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Clouds of uncertainty are hanging over both Mississippi State and Stephen F. Austin as their season opener approaches. Both have high expectations and both have new coaches.

Even with a surprise, high-profile suspension at Mississippi State, those clouds might be just a little darker over the Lumberjacks of the Southland Conference.

Stephen F. Austin has an interim coach who’s been on the job for less than a month. The Bulldogs, of the Southeastern Conference, have a new coach, whose first order of business on Monday of Game Week was to announce the suspension of his starting quarterback and Heisman Trophy candidate.

Jeff Byrd leads FCS program Stephen F. Austin into Davis Wade Stadium in Starkville, Miss., on Saturday to take on Joe Moorhead and the 18th-ranked Bulldogs, minus quarterback Nick Fitzgerald.

“Nick’s violation of team rules occurred in March,” Moorhead said earlier this week. “Since that time, he’s been elected team captain and had an awesome spring, summer offseason conditioning and fall camp. He’s been a great leader and a great teammate. He’ll serve his suspension and come back and be our starter against Kansas State.”

Most teams would severely miss a player who accounted for 2,600 yards and 29 touchdowns, but not Mississippi State.

When we last saw the Bulldogs, they were beating Louisville in the TaxSlayer Bowl with Fitzgerald on crutches on the sideline after suffering a gruesome, season-ending ankle injury in the Egg Bowl in November.

Enter true freshman Keytaon Thomas.

In his first start, Thomas went 11 of 20 for 127 yards, ran 27 times for 147 yards, and tied a Mississippi State bowl record with three rushing touchdowns in a 31-27 victory.

Thomas gets the start again on Saturday against the Lumberjacks having earned the trust of his coaches and teammates. Expect the Bulldogs not to miss a beat with Thomas calling the signals.

“You’re going to craft and tailor the game plan to the guys who are going to be out on the field,” said Moorhead, the former Penn State offensive coordinator. “Certainly, Nick and K.T. share a similar skill set so there’s really not much change in what we’d ask Nick to do and what we’d ask K.T. to do.”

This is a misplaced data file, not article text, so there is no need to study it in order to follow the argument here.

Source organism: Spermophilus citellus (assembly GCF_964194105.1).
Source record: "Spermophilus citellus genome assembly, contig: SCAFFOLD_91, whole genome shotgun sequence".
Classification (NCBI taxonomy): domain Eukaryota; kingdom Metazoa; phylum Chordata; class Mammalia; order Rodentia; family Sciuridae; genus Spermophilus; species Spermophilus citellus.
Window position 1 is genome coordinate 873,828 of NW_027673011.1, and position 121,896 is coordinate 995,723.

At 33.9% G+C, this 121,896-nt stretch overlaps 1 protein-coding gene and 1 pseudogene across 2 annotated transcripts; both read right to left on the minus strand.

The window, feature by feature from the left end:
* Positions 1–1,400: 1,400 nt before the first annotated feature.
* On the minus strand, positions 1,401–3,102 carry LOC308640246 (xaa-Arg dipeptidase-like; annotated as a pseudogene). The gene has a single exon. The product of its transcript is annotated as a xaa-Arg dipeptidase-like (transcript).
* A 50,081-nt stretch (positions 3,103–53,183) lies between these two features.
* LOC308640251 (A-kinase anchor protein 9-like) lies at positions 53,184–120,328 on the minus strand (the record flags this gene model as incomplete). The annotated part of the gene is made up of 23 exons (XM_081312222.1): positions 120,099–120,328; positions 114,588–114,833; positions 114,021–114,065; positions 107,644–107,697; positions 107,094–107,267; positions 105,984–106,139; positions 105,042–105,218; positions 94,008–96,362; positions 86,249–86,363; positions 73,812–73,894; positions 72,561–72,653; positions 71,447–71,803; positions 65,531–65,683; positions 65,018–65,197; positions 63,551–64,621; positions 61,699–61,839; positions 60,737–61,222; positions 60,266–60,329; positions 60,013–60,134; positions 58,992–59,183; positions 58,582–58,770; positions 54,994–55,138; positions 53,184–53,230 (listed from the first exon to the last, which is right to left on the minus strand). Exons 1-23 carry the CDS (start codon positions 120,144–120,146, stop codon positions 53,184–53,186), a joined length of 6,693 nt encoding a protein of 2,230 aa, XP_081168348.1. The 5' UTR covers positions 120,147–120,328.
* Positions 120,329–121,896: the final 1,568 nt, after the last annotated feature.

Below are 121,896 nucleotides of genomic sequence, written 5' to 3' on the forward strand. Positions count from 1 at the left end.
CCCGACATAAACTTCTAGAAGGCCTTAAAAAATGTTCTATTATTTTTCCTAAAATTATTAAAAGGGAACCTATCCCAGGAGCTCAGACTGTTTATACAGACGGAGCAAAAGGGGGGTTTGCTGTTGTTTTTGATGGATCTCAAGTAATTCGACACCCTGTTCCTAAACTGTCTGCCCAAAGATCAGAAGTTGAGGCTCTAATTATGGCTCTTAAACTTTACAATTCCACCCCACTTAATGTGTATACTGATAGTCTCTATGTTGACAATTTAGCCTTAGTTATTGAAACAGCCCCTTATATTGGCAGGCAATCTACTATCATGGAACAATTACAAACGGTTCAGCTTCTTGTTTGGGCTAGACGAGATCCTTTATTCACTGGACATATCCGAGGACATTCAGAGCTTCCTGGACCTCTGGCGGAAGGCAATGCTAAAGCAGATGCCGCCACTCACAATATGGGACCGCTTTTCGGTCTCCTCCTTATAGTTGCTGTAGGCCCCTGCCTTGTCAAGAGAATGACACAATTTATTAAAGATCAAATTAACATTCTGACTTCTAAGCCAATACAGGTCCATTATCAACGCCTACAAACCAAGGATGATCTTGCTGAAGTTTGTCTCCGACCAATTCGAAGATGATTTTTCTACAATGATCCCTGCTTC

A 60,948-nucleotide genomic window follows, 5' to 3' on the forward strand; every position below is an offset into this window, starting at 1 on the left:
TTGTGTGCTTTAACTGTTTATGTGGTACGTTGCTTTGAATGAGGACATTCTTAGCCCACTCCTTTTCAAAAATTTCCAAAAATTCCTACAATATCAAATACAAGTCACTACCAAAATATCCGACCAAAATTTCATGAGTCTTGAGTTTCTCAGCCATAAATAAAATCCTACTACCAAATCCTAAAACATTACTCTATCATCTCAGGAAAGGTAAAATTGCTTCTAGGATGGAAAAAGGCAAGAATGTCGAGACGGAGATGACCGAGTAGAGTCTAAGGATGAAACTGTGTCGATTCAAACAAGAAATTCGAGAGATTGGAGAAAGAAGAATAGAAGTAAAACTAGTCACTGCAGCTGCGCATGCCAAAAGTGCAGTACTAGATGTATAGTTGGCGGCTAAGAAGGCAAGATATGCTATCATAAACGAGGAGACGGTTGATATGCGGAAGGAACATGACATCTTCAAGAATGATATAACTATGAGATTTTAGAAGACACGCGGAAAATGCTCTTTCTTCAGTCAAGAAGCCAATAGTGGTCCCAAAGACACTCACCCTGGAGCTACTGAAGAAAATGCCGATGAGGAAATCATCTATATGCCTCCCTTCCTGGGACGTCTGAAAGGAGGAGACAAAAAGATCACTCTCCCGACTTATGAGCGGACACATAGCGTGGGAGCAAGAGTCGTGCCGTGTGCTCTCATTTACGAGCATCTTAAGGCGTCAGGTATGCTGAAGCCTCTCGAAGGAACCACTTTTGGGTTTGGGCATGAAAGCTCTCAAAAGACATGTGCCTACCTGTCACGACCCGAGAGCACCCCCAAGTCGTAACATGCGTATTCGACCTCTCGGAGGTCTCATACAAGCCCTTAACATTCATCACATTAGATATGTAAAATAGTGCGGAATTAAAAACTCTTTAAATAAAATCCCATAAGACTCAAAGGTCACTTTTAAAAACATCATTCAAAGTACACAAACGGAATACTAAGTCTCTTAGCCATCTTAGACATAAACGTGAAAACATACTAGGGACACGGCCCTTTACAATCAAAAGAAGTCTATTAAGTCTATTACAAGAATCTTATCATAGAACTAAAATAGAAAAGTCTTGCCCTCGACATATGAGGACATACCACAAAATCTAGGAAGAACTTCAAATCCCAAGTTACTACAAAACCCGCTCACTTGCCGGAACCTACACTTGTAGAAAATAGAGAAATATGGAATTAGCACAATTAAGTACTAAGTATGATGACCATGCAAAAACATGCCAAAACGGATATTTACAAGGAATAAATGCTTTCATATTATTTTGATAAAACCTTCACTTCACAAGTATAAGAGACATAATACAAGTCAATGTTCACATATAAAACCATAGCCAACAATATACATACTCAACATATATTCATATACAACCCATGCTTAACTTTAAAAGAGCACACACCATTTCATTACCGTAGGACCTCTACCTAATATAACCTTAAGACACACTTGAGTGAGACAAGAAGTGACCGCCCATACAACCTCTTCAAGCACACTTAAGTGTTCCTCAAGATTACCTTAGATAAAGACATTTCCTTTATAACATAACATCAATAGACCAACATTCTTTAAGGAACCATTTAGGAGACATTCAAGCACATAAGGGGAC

With running back Saquon Barkley and quarterback Trace McSorley, Penn State averaged 41.6 points last season. At Mississippi State, Moorhead doesn’t have a Saquon Barkley, but he does have Aeris Williams, who rushed for 1,107 yards and six touchdowns on 4.7 yards per carry last season.

Moorhead’s offenses have shown an affinity for stretching the field vertically and the Bulldogs’ first-year coach believes he has the players in place to do just that.

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Stephen Guidry and Devonta Jason, a pair of four-star receivers, were brought in and they very well could thrive, whether it’s Fitzgerald or Thomas throwing the ball.

Byrd has had a little more than three weeks to figure things out for the Lumberjacks since Clint Conque resigned. Conque had been suspended in June while the school investigated alleged violations of school policy.

Since then, the players have rallied behind Byrd.

“Every day we’ve gotten better and I think you can see it,” Byrd said. “I’ve gone back and looked at some tape from Day 1, we’ve improved at every position. I still think we have competition for positions … but those things are beginning to pan themselves out. Effort, attitude and intensity every day has been exactly what we want.”

The Lumberjacks were voted to finish sixth in the Southland Conference’s annual preseason poll as voted upon by the league’s head coaches and sports information directors. Last season, the Lumberjacks went 4-7.

The good news is that 22 players with starting experience return, including 11 on the offensive side and eight on defense.

Byrd is hoping junior running back Jamall Shaw, who was the Lumberjacks’ second-leading rusher in 2017 with 266 yards on 77 carries, can carry the load on offense.

“The running back group, we’ve got a bunch of dogs back there,” Shaw said. “We’ve all got different styles so it’s fun to come out here and watch each other work. The quarterbacks and wide receivers are all clicking, I think it’s going to be a big year for the offense. We just want to go out there and give it our best every day and get better.”

The Lumberjacks return both of their starting quarterbacks from a season ago, including TCU senior transfer Foster Sawyer, who played in the first four games in 2017 and made three starts before suffering a season-ending knee injury at Abilene Christian.

An accurate passer, Sawyer threw for 623 yards on 68-of-104 passing (65.4 percent) and four touchdowns with only one interception.

Junior Jake Blumrick, who started the first game of the 2017 season and the final seven, also returns. He compiled 1,654 passing yards, including eight touchdowns.

The odds are stacked against the FCS Lumberjacks, but if anyone knows what smaller schools are capable of doing, it’s Moorhead.

He coached at Fordham — an FCS school — and upset Army and Temple. The Bulldogs will be ready come Saturday.

“From an ex-FCS player and coach, guys at that level go into this game with a chip on their shoulder,” Moorhead said. “They will pull out all the stops because there’s a great chance for an upset. We have a tremendous amount of respect for Stephen F. Austin going into this game.”